19 April 1757 and died 17 November 1834.
Son of: George Heath (?-1773), the Bookbinder, and Mary (previously Mrs Jacob, possibly Humball?).
1. Joseph Heath who became a bookbinder (1754-1820?) and never married.
2. William Heath (1755-1758).
3. Hannah Heath (1758-1774).
4. Sarah Botheroyde (nee Heath) (1759-?) who married in 1779 John Botheroyde (?-1813).
5. Robert Heath (1761-1765).
6. William Heath (1763-1774).
7. George Heath (1766-1821) who trained as a bookbinder and then became a builder (1766-1821). George married in 1790 Mary Fielding (1760?-1843).
8. Ann Heath (1768-?) who died before 1774.
1st Eliza (or Elizabeth) Thomas (?-1835) October 1778, St Luke's Church, Old Street.
2nd lived with Mary Phillipson (1757-1819). Mary appears to have been the sister of Amelia Petch and they were the daughters of Thomas Phillipson and Mary (or Elizabeth).
James and Eliza had issue:
1. George Heath (1778-1852) who married Ann Raymond Dunbar (1787-1842).
James and Mary had issue:
2. Caroline Hamilton (nee Heath, 1784-18??) who married Samuel Hamilton.
3. Amelia Clara Dollman (nee Heath, 1794-18??) who married Rev Frank (or Francis?) Dollman.
4. Charles Heath, the engraver (1785-1848) who married Elizabeth Petch (?-1861).
5. Harriet Dollman (nee Heath, 1789-18??) who married Edward Dollman.
6. Matilda Sophia Heath (nee Heath, 1792-1864) who married her second cousin William Tyler Heath (1787-1852).
James Heath: An Overview
James Heath was very well known in his time and we find references to him in many books that cover art and engraving in the 18th and 19th century. Possibly the best reference is the three book set 'The Heath Family Engravers' by John Heath, published in 1993 and 2000, copies of which can still be obtained from the family.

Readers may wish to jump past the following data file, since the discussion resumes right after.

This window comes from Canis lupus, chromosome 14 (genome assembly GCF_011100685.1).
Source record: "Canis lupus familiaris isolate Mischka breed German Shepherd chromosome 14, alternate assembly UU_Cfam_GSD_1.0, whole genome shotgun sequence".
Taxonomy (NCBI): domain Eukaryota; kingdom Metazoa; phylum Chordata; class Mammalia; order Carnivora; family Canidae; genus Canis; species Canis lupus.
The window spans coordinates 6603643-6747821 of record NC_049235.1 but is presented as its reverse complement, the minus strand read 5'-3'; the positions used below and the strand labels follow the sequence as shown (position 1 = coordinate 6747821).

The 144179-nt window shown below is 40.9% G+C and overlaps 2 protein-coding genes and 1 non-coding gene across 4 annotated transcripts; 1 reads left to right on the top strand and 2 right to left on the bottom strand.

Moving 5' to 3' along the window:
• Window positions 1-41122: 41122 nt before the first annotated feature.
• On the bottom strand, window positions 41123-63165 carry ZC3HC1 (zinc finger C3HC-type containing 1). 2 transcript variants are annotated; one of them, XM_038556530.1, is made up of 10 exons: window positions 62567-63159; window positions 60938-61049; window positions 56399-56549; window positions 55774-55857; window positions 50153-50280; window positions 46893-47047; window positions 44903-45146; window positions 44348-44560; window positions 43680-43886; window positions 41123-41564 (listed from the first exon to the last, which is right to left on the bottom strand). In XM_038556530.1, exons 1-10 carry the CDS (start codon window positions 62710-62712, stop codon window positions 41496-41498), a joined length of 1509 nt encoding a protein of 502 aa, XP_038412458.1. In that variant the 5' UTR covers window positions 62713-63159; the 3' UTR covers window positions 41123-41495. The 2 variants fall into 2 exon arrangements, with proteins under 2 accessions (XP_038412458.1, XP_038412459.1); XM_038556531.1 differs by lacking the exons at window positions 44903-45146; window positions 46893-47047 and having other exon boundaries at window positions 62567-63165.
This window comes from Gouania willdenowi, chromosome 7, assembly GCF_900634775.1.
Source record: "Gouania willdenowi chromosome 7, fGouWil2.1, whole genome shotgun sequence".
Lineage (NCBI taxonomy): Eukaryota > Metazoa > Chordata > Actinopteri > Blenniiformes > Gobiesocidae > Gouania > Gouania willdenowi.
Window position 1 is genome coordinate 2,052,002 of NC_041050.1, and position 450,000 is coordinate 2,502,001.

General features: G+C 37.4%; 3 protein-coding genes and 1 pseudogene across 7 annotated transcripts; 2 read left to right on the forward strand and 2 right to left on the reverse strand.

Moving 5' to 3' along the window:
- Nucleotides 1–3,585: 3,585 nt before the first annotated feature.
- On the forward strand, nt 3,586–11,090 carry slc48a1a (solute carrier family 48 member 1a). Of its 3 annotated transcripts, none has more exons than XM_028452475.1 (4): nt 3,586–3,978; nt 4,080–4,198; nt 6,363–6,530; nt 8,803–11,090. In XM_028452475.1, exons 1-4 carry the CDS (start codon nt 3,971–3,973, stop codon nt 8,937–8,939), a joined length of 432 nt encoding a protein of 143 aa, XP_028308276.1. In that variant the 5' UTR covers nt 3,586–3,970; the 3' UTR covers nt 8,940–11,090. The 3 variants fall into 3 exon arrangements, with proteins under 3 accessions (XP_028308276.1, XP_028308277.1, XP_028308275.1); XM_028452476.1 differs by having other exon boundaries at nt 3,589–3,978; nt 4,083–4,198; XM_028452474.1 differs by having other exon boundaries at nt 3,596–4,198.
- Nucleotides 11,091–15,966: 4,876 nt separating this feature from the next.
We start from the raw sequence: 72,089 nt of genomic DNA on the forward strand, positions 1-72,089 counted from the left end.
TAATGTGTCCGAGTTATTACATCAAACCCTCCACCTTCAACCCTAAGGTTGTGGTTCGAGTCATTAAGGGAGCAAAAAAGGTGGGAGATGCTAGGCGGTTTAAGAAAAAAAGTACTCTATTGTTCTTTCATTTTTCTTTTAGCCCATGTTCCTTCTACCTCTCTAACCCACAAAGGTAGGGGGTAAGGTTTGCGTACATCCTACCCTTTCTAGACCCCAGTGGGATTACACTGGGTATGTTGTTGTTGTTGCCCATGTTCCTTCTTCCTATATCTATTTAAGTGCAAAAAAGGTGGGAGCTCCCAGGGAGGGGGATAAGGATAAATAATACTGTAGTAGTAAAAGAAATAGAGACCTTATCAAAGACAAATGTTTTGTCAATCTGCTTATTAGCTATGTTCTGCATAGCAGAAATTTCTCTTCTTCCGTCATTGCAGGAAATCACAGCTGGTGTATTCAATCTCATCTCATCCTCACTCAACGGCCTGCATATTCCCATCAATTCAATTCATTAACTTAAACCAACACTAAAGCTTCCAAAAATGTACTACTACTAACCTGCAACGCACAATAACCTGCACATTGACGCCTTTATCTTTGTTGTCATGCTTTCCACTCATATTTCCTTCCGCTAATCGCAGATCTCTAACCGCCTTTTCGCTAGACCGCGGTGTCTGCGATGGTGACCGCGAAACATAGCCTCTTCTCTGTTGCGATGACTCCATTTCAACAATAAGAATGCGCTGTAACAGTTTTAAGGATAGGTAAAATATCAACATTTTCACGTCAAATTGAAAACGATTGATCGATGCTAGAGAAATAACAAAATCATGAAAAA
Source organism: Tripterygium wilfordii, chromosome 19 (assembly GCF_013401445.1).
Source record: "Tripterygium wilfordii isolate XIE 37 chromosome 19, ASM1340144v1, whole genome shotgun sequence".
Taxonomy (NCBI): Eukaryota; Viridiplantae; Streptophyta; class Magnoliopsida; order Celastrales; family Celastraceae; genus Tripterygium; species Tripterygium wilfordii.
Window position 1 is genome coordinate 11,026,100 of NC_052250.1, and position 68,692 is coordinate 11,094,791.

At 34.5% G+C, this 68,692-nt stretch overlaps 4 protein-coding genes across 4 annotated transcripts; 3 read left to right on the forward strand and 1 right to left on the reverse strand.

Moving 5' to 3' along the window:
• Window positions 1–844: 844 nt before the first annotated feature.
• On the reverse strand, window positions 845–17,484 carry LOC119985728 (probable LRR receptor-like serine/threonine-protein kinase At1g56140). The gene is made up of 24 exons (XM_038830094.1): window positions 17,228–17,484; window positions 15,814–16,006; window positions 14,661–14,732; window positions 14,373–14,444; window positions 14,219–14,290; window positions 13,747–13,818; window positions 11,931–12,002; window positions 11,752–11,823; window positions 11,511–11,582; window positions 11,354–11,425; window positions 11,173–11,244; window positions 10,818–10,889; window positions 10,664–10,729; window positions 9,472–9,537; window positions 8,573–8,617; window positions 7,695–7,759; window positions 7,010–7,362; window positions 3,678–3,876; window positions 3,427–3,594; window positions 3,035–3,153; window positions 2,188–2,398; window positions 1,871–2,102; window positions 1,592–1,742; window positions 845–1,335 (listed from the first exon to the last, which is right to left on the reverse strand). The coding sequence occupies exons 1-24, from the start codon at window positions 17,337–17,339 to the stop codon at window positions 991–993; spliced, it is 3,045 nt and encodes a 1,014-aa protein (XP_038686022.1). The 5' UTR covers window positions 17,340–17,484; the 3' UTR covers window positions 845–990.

James Heath was apprenticed to the Engraver Joseph Collyer in 1771 and the earliest known engraving bearing James's name was published in 1779 for the poems of 'John Hughes' part of the series 'Poets of Great Britain' arranged by John Bell and published by Apollo Press for Martin & Blain, Edinburgh. The engraving itself was often referred to as the Piping Boy. It had originally been drawn by the artist Thomas Stothard and was the begining of a very fruitful partnership that was to last all through their lives, the unofficial partnership of Thomas Stothard the artist and James Heath the engraver.
As James progressed through his career he was to come into contact with many of the other famous artists of the time including; Sir Joshua Reynolds, Benjamin West, Sir Thomas Lawrence, Thomas Gainsborough, Sir Henry Raeburn, JMW Turner, John Copely, James Barrie, Richard Westall and numerous others.
James's initial works were predominantly book illustrations for a variety of publications. His major early success was with the 'Novelist' Magazine', which ran for 23 volumes from 1780-1788 and presumably established his reputation. James produced approximately 100 engravings for this series and was paid 5 guineas (5 pounds and 5 shillings) for each engraving and an extra guinea for plates that were retouched. These volumes were published by Harrison & Co and many similar works followed including the 'Ladies Poetical Magazine' and 'British Classicks'.